From this constitution of things arises the necessity of continually hearing and reading the word of God. It is no uncommon thing for people to neglect or refuse to attend a particular preacher because, from his alleged want of capacity and information, they can expect to hear nothing but what they already know. In the same spirit they neglect to read the Bible, because they are already, as they conceive, sufficiently acquainted with its contents. Allowing this, still it must be maintained, that they ought both to hear and to read the
word of God; for it is in this way that spiritual ideas are renewed and strengthened, or at least preserved; and it is certain, that if not thus preserved, they will soon be effaced.
It is therefore of the utmost importance to keep up a lively impression of eternal things on the soul; and this cannot be done without daily retirement, meditation, and prayer. By secret prayer, an intercourse is maintained with Heaven, and the ideas of the nearness and the importance of the eternal world become familiar to our souls. But let secret prayer be neglected, and we shall soon lose the impression of Divine things; the eternal world will appear to recede from us; we shall have only an imperfect and confused idea of it as of an object almost vanishing from the sight, and in the same proportion the things of time and sense will occupy our attention and engross our thoughts.
2. But in order that the things of the eternal world may become frequently the objects of contemplation, it is absolutely necessary that the view of them should be pleasant to us.—No man loves to dwell upon painful or unpleasing objects: no man loves to meditate upon the shortness of life, whose prospects of happiness terminate here below. A man must therefore have a good hope beyond the grave, before he can accustom himself to extend his view to this close of his earthly hopes. Whoever dreads death will not often present the image of it to his mind. He that is afraid of God will not often meditate upon his power and his omnipresence.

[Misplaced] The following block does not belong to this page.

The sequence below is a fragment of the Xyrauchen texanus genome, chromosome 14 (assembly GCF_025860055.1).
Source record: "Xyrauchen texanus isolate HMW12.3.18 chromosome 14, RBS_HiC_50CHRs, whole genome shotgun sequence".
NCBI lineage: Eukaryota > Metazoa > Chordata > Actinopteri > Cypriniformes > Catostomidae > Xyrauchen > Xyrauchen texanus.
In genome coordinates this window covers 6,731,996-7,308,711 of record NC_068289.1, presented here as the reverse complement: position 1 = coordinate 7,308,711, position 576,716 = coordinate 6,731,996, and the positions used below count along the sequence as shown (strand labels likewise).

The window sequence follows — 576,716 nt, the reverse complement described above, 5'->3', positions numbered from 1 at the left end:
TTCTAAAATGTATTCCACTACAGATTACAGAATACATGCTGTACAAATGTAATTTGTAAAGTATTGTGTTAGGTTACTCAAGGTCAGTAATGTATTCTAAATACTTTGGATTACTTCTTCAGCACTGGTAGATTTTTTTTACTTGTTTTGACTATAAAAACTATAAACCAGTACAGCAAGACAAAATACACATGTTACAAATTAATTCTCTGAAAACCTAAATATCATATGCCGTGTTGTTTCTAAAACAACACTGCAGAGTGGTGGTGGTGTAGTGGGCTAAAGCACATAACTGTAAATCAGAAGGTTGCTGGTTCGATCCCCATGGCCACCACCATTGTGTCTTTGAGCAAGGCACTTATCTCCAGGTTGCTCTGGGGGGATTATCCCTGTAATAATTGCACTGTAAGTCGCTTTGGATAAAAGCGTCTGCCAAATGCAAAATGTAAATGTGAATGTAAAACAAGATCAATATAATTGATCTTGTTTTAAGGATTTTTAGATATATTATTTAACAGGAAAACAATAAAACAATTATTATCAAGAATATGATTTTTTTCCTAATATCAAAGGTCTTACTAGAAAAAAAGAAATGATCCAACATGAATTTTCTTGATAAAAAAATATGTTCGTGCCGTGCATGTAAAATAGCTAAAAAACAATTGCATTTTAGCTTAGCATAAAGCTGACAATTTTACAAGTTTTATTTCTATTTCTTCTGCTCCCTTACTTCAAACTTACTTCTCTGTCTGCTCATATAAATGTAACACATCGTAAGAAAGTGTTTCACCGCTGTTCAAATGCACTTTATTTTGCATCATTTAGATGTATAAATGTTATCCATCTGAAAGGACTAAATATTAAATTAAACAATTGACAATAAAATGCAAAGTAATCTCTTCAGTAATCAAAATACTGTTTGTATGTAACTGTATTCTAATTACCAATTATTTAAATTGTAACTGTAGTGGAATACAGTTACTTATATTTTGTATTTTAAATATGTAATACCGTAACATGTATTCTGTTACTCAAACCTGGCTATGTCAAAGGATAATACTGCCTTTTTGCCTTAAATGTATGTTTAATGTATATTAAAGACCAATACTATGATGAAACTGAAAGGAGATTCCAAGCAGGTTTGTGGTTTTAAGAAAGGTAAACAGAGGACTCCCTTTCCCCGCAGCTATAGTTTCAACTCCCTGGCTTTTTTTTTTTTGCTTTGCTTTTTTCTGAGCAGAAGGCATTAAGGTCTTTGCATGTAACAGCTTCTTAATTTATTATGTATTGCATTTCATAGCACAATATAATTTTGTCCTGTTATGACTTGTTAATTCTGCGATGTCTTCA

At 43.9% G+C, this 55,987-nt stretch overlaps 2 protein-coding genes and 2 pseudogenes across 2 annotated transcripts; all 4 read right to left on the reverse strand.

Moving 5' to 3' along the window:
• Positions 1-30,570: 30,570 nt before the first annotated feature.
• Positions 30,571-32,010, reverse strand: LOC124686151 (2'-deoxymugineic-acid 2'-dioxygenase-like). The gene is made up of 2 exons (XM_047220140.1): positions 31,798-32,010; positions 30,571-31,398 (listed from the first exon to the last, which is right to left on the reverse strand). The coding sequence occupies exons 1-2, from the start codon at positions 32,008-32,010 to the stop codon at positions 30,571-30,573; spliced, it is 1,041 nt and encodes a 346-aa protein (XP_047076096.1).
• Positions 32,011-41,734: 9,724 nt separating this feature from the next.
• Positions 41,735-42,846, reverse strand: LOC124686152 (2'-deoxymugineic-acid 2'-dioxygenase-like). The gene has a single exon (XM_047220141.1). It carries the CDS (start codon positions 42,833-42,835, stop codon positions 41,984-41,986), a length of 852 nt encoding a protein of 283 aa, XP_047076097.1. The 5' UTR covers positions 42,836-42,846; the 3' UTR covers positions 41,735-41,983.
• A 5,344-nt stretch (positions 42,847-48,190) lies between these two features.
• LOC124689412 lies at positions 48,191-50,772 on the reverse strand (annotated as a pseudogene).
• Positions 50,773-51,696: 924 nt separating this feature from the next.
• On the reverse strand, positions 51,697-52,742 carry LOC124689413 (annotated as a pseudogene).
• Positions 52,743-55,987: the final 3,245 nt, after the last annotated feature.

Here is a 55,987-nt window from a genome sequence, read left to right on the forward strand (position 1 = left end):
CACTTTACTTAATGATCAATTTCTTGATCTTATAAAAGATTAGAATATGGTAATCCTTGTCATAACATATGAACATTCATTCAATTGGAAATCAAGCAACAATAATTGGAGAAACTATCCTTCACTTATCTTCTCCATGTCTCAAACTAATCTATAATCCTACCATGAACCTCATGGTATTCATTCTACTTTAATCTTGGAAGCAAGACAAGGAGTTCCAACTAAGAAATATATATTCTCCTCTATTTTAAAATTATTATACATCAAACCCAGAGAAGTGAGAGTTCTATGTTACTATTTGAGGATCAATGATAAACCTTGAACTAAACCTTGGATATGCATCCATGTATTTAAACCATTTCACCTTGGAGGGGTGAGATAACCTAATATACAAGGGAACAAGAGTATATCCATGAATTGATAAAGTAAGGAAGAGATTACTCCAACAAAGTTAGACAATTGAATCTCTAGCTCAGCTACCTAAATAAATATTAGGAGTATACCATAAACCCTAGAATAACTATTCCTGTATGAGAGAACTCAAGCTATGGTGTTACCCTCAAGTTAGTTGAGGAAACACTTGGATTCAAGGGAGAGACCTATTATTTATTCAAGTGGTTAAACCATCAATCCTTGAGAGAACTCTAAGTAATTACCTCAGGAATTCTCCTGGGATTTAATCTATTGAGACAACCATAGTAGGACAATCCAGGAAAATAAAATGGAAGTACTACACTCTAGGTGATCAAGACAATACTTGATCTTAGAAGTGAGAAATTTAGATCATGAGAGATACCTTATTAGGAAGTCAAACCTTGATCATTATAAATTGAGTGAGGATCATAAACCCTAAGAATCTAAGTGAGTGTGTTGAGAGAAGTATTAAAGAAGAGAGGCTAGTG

Now it is the business of the Gospel, and of the Gospel alone, to render the thoughts of death, of eternity, and of God, pleasing to the soul. Christ is there held up to our view as having made atonement for our sins and procured reconciliation with the Father, in order that “whosoever believeth in him should not perish but have eternal life.” They that come to Christ are represented as justified, as accepted, as adopted into God's family. Christ is spoken of as their Brother, for he was partaker of their flesh. Christ is their Advocate:
he has ascended up into heaven to plead for them, and to prepare a place for them. Hence the believer triumphs over death and the grave, because God hath given him the victory over them through Jesus Christ. Hence the eternal world is no longer the object of his dread; for it is the kingdom of Christ in which he dwells and presides. Hence his affections are set upon things above; for they are placed where Christ sitieth at the right hand of God.
Thus, in all things, we find that Christ is the Centre and the Source of true religion. It is in Him that we obtain just and pleasing views of the eternal world. It is by the knowledge of Him that we obtain that spiritual-mindedness and those affections which render the eternal world the object of our frequent and delightful meditation.
But it will be asked, What has the consideration of the next world to do with our concerns in this? I answer, Much. The proper use of this world depends wholly upon our views of that which is to come. This is the argument of the Apostle: he teaches us, in our relations in life, in our afflictions, in our enjoyments, in our worldly employments and concerns, to act as those who consider this life only in reference to another. We are to act as those that look beyond this world. But this precept we cannot fulfil, unless our views of the world to come be strongly impressed upon our mind. Now they cannot be strongly impressed, unless they are frequent;—they will not be frequent, unless they are delightful;—and they will not be delightful, unless they are seen through Jesus Christ. Thus Christ is the Alpha and Omega. He is the Source of that principle which diffuses itself through the life of a Christian, and regulates all his conduct in the things relating both to this life and to that which is to come.
II. This principle, then, rightly felt, will teach us how to use the world without abusing it; how to enjoy the society of our nearest connexions, and how to sorrow in their loss.